The scheme

“Though named as a foundation, the evidence shows that these entities were put up primarily for the entrepreneurial activity of opening bank accounts and deposits, transferring funds, earning interests and even profit from investment, for the private benefit of the Marcos family as beneficiaries,” said the decision.

Lead prosecutor Rey Quilala said that they estimate the Marcoses’ earnings to be at US$200 million or P10.6 billion in today’s exchange rate. The question of whether the government can recover that money still hangs in the air, as it takes a separate forfeiture suit to do that.

The scheme they used is what Ombudsman prosecutors described as “a schematic plan or complex pattern of cover-up.”

For example, in the creation of the Maler Foundation, Imelda and Ferdinand created it but appointed Andre Barbey and Jean Louis Suiner as attorneys, administrators, and managers of the foundation. Imelda then conducted business to get investments amounting to at least US$75 million.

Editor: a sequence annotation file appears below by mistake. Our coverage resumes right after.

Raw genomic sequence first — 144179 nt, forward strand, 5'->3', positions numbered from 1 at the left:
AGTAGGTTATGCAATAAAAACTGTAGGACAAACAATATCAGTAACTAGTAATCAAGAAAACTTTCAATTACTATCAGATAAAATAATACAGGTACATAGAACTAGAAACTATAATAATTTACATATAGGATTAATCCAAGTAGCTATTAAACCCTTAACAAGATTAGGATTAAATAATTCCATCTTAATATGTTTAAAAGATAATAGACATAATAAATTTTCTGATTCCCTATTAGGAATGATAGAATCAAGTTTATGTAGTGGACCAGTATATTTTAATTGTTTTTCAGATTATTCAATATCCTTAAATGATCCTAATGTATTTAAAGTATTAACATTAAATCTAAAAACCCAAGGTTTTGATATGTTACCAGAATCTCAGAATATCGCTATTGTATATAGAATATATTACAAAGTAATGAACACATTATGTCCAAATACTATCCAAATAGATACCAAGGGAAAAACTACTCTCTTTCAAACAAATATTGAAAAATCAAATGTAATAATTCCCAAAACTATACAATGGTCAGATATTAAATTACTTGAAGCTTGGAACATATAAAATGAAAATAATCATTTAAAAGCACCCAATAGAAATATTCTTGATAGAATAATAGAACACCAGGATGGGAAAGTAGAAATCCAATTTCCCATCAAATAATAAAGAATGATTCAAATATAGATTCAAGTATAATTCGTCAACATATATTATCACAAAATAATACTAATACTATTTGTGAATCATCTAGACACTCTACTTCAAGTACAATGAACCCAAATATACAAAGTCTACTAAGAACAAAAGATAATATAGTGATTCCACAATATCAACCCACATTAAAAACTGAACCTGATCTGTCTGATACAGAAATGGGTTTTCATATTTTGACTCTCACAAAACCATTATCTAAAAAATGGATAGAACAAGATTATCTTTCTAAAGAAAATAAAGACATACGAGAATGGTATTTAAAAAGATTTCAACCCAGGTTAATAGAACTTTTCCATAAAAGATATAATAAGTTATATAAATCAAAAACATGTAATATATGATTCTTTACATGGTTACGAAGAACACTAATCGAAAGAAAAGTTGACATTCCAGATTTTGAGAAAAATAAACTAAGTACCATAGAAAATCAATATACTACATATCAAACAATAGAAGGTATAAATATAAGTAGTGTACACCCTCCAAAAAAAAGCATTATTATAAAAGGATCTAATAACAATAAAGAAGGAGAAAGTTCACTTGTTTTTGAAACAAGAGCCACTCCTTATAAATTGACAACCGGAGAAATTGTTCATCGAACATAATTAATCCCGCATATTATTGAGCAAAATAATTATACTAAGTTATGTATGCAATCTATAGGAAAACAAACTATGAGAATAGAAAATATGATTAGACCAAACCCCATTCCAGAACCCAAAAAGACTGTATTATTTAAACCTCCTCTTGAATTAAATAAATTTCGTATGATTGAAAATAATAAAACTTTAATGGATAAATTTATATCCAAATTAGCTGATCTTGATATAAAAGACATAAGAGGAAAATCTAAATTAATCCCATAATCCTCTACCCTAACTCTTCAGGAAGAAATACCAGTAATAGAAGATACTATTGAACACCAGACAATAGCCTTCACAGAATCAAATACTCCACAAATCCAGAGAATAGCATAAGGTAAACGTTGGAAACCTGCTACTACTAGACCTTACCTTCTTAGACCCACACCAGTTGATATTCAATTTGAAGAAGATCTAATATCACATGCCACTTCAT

The investments then earned profits. Other investments included US dollar-denominated notes issue of the Philippines. “Ms Marcos’ interests in the treasury notes investments is shown by her act of directly monitoring its progress,” said the decision.

The same scheme was used for the other 6 Swiss foundations.

The Court also found that the Marcoses used fake names, saying “basically William Saunders and Jane Ryan under Xandy Foundation referred to Ferdinand Marcos and Imelda Marcos.”

Loan from the Central Bank

Imelda was originally charged with 10 counts of graft, but she was acquitted on 3 counts involving local corporations. The decision shows that another foundation loaned money from the Philippine Central Bank, but there was insufficient evidence to prove that Imelda was directly involved with the said foundation.